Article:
Durable Powers of Attorney

Why you need a Durable Power of Attorney

Perhaps even more important than planning for your eventual death is planning for the possibility you will be disabled or incapacitated. If for some reason you were unable to manage your affairs what would happen? Injury, illness or age can leave you unable to transact your day -to-day business and look after your property and finances. Unless you have taken proper precautions, it may be necessary to go to court and have a conservator appointed to act on your behalf.

A Durable Power of Attorney (“DPOA”) is a legal document that enables you to designate another person, called the attorney-in-fact, to act on your behalf, even in the event you become incapacitated. It is “Durable” because it specifically states that it continues to be effective even if you become incapacitated. So, if you are incapacitated, your “attorney-in-fact” or agent, can use the Durable Power of Attorney to go to the bank and withdraw money,  sign documents to sell or transfer real estate, or do pretty much anything that might need to be done on your behalf.

A Durable Power of Attorney is like a blank check, so you have to be certain that the person you name is going act in your best interest and in accordance with your wishes.

Possible complications with a Durable Power of Attorney

While a DPOA is an essential part of every estate plan, it is not a silver bullet. Some financial institutions may refuse to honor any power of attorney that is not on their own form or if they believe it is stale (more than a year or two old). A bank may be reluctant to honor a power of attorney because they may be worried about their liability for elder financial abuse. The larceny conviction of Brooke Astor’s son, who was able to steal more than $12 million from her using a power of attorney while she was incapacitated is a notable example of this type of financial abuse.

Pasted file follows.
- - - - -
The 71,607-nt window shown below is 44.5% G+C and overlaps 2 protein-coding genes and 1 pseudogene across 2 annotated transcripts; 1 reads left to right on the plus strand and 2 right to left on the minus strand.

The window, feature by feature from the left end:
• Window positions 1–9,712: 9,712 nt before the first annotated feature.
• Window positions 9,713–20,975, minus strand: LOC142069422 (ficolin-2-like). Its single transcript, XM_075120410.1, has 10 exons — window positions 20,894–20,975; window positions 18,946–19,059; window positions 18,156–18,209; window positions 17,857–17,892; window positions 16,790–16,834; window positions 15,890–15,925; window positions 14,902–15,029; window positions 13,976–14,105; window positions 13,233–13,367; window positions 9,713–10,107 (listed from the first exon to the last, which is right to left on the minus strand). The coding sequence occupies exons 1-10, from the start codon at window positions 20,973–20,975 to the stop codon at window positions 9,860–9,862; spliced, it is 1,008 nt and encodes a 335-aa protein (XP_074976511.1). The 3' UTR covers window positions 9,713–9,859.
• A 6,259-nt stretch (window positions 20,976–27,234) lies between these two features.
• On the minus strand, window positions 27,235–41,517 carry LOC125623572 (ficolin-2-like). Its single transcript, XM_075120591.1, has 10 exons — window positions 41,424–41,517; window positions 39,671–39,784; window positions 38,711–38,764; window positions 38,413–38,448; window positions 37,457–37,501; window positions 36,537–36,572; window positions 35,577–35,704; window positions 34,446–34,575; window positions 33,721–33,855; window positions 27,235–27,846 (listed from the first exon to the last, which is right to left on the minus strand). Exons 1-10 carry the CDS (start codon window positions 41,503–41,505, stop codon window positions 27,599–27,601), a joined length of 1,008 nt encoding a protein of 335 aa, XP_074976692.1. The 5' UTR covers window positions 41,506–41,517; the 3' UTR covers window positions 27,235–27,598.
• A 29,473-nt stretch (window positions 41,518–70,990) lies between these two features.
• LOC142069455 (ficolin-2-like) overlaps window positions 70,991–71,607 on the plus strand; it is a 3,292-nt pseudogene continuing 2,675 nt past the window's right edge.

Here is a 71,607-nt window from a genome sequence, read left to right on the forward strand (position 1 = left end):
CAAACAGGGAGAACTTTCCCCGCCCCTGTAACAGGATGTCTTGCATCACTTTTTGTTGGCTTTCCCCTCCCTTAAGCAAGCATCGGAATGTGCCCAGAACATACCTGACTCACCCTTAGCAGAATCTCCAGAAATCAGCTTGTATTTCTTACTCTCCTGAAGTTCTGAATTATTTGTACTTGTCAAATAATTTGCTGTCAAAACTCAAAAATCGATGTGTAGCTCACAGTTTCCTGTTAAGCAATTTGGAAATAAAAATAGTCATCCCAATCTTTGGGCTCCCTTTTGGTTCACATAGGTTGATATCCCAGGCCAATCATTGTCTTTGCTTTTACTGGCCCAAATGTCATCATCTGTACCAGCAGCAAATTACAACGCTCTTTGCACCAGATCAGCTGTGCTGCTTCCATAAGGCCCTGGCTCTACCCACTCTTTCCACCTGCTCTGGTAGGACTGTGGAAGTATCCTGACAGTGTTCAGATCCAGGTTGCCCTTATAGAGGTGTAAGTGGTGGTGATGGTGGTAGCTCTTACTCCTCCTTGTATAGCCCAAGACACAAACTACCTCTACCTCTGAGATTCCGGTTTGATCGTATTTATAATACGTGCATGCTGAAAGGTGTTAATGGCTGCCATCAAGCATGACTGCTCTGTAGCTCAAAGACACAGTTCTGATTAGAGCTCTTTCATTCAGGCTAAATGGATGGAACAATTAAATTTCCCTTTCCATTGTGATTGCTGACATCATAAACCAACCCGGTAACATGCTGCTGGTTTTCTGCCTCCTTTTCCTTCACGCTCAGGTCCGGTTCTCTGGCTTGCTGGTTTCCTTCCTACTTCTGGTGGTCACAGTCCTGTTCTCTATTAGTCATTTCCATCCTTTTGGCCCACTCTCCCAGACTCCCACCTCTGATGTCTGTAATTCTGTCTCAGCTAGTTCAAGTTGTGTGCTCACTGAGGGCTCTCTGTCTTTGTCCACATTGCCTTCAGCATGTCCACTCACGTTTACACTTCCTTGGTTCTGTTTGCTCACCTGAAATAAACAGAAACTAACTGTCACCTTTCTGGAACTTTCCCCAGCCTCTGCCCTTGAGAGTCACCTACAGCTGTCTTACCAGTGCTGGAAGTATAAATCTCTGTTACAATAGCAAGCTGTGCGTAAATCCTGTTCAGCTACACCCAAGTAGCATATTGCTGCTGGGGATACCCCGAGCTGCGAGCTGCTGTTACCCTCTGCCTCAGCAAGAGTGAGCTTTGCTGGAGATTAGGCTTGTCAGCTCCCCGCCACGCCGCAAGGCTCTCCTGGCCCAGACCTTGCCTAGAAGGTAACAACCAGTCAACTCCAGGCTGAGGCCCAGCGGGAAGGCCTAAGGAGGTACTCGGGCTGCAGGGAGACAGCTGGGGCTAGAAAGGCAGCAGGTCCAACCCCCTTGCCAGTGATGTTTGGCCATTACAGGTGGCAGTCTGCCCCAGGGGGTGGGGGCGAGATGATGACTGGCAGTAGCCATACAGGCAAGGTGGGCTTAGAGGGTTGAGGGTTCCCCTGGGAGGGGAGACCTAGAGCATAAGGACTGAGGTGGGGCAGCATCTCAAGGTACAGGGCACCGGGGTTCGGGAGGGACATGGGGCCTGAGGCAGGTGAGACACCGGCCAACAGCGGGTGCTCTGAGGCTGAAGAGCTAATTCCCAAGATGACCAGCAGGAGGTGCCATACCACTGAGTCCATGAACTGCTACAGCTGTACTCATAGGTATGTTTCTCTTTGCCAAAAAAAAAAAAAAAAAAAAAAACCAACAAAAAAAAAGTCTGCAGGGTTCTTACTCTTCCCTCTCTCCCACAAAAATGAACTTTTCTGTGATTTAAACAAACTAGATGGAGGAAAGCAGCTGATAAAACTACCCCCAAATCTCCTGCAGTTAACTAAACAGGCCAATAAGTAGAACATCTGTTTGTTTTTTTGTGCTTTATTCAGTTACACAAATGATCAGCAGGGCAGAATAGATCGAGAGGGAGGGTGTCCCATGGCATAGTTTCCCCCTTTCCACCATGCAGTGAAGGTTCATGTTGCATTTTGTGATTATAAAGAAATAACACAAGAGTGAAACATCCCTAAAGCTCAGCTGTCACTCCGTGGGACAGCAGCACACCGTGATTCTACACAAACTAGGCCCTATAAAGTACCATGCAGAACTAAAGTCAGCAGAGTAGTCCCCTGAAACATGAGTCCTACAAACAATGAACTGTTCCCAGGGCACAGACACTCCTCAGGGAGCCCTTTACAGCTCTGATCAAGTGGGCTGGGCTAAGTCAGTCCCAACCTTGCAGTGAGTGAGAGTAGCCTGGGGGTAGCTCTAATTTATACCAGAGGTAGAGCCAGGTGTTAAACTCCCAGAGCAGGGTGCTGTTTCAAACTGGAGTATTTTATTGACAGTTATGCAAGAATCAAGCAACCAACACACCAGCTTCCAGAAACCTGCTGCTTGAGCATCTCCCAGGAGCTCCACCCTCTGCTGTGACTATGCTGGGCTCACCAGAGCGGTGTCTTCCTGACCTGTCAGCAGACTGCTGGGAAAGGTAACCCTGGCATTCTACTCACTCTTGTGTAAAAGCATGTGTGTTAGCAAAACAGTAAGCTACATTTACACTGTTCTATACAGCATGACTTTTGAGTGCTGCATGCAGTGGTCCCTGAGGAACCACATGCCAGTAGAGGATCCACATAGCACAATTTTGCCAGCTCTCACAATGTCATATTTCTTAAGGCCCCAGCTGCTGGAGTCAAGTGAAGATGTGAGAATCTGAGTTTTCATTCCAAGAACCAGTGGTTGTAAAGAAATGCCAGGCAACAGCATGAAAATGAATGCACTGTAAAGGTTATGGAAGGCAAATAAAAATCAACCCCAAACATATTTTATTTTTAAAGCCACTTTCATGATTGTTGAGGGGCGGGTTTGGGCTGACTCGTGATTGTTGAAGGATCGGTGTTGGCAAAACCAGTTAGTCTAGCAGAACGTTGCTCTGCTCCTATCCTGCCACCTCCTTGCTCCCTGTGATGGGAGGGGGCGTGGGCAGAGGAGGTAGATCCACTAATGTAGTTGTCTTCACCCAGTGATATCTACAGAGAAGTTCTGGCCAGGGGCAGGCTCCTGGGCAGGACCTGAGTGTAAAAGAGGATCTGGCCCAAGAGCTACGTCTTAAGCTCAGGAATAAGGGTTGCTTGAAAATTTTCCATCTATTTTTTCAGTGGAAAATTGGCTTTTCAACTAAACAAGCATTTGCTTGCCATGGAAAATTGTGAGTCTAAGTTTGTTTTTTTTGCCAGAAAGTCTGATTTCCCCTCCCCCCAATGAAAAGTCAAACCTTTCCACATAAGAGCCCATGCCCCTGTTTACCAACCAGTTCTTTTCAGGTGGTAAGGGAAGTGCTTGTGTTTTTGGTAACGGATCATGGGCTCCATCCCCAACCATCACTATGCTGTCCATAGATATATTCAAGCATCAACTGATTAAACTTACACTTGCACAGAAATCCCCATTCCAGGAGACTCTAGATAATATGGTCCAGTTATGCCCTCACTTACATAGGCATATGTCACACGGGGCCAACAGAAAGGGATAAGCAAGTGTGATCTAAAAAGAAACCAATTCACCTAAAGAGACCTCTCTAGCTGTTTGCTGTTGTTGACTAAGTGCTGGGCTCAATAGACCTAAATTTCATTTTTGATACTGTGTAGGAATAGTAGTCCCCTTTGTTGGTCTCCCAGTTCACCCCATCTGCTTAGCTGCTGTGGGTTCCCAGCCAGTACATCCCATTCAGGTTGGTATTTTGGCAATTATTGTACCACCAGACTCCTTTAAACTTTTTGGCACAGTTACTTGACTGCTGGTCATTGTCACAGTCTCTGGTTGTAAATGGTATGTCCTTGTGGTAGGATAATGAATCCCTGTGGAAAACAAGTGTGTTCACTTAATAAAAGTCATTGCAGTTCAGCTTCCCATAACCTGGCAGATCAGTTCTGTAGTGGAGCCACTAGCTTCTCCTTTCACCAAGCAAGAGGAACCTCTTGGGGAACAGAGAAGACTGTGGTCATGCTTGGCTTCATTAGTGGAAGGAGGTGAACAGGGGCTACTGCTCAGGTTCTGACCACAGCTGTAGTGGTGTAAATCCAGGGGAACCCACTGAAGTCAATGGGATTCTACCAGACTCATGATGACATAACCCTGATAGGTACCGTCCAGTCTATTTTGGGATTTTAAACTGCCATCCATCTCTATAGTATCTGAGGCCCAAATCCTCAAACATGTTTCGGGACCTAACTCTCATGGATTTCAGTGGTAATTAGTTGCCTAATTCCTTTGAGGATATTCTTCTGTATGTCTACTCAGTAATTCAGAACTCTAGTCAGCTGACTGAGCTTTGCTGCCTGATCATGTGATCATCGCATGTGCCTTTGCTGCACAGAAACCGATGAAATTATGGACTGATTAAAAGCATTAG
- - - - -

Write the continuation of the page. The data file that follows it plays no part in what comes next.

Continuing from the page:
How to avoid problems with a DPOA

  • Keep your DPOA up to date. All of our estate plans include Durable Powers of Attorney and we will update those annually at no charge at your request in order to make sure that your DPOA does not go stale.
  • Ask your bank, brokerage house, IRA or other retirement plan provider, and insurance companies if they will honor your form of power of attorney and ask for their response in writing. If they say they will only honor powers of attorney on their own forms, obtain copies of those forms and provide them to your attorney to make sure they are completed properly.
  • If you spend time in different states, set up durable powers of attorney that comply with the state laws in each place. Financial institutions are supposed to honor out-of-state documents but if you are dealing with a bank teller, he might not recognize and be willing to accept an out-of-state document. We can prepare DPOA’s for multiple states.
  • Consider setting up a Revocable Living Trust trust to provide for the management of assets during a period of incapacity or disability in case the power of attorney approach breaks down and third parties will not accept the agent’s authority.
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